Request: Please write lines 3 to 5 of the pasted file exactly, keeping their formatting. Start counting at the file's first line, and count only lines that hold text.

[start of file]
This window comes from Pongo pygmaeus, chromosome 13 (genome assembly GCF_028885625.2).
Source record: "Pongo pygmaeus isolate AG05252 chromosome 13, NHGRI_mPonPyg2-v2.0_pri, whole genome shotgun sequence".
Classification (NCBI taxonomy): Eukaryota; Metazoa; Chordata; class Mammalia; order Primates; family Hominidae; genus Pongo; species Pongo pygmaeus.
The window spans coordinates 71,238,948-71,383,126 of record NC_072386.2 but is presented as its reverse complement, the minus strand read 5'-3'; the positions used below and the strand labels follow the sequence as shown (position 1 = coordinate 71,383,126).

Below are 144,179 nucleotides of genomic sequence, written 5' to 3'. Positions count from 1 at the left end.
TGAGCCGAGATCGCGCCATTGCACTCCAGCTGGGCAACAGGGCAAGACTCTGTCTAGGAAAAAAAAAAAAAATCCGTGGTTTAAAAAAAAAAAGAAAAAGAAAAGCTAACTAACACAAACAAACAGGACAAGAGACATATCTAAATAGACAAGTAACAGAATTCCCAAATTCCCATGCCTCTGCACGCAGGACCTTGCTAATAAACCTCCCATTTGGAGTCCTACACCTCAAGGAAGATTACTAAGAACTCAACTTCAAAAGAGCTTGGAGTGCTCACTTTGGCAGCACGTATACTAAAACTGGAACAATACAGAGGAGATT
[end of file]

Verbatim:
Classification (NCBI taxonomy): Eukaryota; Metazoa; Chordata; class Mammalia; order Primates; family Hominidae; genus Pongo; species Pongo pygmaeus.
The window spans coordinates 71,238,948-71,383,126 of record NC_072386.2 but is presented as its reverse complement, the minus strand read 5'-3'; the positions used below and the strand labels follow the sequence as shown (position 1 = coordinate 71,383,126).

Below are 144,179 nucleotides of genomic sequence, written 5' to 3'. Positions count from 1 at the left end.